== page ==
Here's a fine gobbler I took with a right hand 12 gauge English Game gun. The gun was jug choked and shot a great pattern. I also shot nice buck with the interchangeable .62 caliber rifle, although I can't find the picture. I spotted and stalked him within range and put a ball perfectly into his ribcage...more fine vittles!
Working up turkey loads for optimum pattern density.
In reading about recommendations for loading shot in smoothbores, we often come across references to the use of fiber wads, felt wads and heavy over-powder cards. Far be it from us to pretend that we know it all when it comes to shooting shot loads. However, it seems to be clear and reasonable when you stop and consider this; if the component over the powder is heavier than any individual shot pellet, it is very possible that the heavy component will overtake the shot charge after it leaves the muzzle and hit it. This quite often results in splotchy patterns or donut hole patterns. Sound familiar? If you've suffered this occurrence, here is a loading tip that might help put a longbeard on the table. This pertains to cylinder bore guns, but can be used in choked guns also. We recommend using only over-shot cards on the POWDER charge, if you want a tight pattern . The reason is that the light cards, say 3 or 4, seal the gases upon ignition and as they exit the muzzle, being light, they don't follow the charge and disturb it. They tend to go to the sides and leave the charge flying straight. If you desire a tight pattern for turkeys, purchase either nickel-plated, copper-plated, bismuth or any other HARD shot (not steel) of your choice. The reason for hard shot is this. If a round pellet stays round, it will fly straight. And by extension, 500 round pellets will fly straight if they stay round. When they get flattened or mis-shaped by the crush of the powder igniting, they will not fly straight and you will get many flyers. Bismuth may be the best because it is almost as dense and heavy as lead shot and almost as hard as steel. So it has the penetration of lead, but stays round for true flight to the target.
As you may know, I jug choke smoothbore barrels for optimum pattern density and it simplifies working up a good load greatly. However, if you're dealing with a cylinder bore barrel, in other words no choke is present, this will make your loading procedure much more efficient.
The suggested loading procedure for maximum pattern density is this;
Using your shot dipper as a powder measure, pour down a set amount ( example; 1 1/8 oz of volume for a 20 ga.), then seat 3-4 overshot cards on the powder to pack it and push out any air. Then take a single overshot card and push it down the bore approx. 3 inches. Now, take that same volume of shot, as used for the powder measuring, and drop it down onto the card where it will be visible. Then take a dipper full of cornmeal muffin mix ( not straight corn meal) and drop onto the shot. Tap the side of the barrel ( keep head and eyes from in front of muzzle!) until the shot works it's way to the top and the cornmeal has worked down into the shot charge. This will provide a buffering element so that when the powder ignites, the shot will push against the meal not the other shot pellets. Then place one overshot card on the shot load and seat it on the powder. The reason to use the muffin mix and not the straight corn meal is that there are sugars and fats added to the mixture that aren't present in the straight corn meal. Apparently, these pack somewhat and allow the charge to be bunched up for short distance from the muzzle, helping to give you a great pattern. We recommend using no. 7 or 7 1/2 size shot for turkeys for the pattern density. These size pellets will penetrate a gobbler's skull at 26-28 yards which is about as far as one should shoot at a turkey with a cylinder bore gun anyway. If this load does not give you a good pattern, try using one less increment of powder as thrown by your shot charger, so that you are using just a little more shot . If you are using choked guns, you can go to the bigger shot sizes. By all means experiment with your gun to see which loads pattern best for THAT PARTICULAR GUN. Sometimes, a gun will throw a better pattern when LESS shot and powder are used. And by using the corn muffin mix when you shoot a turkey, the bird is already smoked and breaded and ready for the frying pan when you pick it up.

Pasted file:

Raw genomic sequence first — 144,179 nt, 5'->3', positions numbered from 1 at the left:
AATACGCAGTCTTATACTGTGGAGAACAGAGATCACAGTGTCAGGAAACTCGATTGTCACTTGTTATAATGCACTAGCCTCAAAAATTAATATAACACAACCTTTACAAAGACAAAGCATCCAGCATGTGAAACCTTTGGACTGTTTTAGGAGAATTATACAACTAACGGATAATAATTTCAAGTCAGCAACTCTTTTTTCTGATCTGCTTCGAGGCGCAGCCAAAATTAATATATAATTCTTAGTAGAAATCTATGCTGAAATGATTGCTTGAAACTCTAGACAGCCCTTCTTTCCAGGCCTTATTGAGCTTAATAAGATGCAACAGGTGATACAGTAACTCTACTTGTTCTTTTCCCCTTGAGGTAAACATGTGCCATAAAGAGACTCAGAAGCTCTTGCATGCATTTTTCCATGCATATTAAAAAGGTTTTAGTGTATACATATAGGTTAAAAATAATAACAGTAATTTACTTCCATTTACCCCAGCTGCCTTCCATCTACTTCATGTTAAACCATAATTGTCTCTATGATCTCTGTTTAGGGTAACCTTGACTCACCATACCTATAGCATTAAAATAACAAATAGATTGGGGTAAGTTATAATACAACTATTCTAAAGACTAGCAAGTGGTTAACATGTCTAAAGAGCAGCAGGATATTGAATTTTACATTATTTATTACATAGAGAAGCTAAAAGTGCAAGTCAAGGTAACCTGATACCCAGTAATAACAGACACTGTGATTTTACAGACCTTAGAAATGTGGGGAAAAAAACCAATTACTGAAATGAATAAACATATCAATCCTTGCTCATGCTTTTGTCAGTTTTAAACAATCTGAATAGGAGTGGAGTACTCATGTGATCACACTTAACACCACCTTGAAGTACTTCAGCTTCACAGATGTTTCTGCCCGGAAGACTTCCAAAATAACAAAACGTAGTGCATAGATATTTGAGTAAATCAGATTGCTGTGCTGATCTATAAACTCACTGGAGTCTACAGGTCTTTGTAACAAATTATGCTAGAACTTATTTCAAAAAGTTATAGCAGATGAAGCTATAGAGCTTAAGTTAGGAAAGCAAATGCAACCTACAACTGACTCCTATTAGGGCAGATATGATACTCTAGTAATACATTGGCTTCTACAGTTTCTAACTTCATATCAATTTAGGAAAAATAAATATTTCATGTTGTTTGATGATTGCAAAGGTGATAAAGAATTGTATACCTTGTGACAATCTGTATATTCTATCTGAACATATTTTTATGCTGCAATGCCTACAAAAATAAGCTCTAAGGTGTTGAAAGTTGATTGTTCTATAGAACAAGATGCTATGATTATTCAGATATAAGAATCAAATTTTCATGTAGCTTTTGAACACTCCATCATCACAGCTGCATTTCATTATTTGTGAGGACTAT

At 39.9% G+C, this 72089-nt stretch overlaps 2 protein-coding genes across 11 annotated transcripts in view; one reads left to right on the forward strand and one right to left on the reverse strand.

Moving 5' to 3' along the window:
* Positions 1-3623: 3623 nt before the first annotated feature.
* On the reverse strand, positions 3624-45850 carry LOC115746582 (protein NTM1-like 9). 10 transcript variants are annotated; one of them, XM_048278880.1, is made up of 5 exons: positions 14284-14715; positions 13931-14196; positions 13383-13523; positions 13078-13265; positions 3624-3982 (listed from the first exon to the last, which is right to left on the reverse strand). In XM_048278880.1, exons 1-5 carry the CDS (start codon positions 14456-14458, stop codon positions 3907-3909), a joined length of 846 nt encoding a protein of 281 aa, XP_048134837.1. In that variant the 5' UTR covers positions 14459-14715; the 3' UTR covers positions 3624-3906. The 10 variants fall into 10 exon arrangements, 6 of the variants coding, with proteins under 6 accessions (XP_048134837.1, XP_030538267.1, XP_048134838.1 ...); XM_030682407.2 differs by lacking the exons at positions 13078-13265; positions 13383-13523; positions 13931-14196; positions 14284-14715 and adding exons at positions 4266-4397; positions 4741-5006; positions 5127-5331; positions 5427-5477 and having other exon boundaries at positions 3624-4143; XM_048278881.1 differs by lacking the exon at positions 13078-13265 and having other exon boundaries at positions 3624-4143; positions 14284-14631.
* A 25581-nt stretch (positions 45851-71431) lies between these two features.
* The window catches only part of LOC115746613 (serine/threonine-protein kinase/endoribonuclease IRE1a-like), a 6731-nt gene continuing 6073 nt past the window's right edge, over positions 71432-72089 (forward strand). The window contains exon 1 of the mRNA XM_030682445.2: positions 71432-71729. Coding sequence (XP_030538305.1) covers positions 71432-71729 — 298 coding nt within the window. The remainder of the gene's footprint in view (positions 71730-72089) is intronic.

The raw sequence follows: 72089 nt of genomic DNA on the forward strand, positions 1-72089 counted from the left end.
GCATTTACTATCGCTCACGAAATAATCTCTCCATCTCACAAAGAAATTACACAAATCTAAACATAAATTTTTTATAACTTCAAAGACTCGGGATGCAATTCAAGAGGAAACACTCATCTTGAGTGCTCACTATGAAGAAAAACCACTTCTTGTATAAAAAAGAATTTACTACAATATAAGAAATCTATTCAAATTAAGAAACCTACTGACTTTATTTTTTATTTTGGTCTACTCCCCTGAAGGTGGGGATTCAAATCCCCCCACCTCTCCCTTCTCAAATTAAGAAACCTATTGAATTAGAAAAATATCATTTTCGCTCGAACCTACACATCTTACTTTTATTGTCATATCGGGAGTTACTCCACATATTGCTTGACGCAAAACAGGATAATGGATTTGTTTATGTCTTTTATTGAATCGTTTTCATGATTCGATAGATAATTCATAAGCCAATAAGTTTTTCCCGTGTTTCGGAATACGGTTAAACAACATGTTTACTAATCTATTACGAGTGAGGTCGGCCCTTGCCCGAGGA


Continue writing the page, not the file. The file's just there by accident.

GOOD HUNTING AND BE SAFE!